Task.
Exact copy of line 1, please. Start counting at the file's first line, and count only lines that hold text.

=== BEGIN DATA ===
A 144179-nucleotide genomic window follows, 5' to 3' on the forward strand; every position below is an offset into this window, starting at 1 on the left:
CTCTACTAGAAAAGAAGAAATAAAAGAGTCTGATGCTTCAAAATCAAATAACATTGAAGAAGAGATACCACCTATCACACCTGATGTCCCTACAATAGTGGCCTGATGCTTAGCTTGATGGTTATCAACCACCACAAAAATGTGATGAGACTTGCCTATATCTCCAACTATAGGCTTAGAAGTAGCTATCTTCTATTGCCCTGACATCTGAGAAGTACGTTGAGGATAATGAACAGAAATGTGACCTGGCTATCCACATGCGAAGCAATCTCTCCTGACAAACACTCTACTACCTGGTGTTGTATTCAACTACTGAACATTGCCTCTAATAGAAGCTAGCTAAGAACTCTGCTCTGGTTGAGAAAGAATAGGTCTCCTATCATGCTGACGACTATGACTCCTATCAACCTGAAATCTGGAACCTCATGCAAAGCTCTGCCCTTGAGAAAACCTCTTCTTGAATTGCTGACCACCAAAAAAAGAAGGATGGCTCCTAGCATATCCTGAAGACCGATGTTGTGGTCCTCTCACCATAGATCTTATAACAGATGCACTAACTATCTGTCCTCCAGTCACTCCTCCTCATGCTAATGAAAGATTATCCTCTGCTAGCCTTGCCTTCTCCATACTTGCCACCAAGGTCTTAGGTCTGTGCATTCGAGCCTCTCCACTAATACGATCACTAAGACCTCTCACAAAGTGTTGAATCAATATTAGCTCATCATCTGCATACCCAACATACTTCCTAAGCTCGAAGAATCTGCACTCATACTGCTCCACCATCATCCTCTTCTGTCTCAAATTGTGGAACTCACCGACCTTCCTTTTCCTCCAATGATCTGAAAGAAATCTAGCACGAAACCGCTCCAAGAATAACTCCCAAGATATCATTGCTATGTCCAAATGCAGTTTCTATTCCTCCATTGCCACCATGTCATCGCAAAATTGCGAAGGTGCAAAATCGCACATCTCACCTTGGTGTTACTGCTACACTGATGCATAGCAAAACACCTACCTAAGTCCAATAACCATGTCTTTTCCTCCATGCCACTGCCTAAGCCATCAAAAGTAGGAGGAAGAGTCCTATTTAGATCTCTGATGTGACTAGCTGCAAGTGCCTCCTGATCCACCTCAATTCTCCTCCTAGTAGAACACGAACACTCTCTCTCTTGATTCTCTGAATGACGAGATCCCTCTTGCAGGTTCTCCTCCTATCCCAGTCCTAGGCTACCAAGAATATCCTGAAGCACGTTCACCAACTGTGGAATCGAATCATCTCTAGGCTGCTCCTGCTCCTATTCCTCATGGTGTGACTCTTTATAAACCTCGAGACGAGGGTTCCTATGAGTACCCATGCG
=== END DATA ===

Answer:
A 144179-nucleotide genomic window follows, 5' to 3' on the forward strand; every position below is an offset into this window, starting at 1 on the left: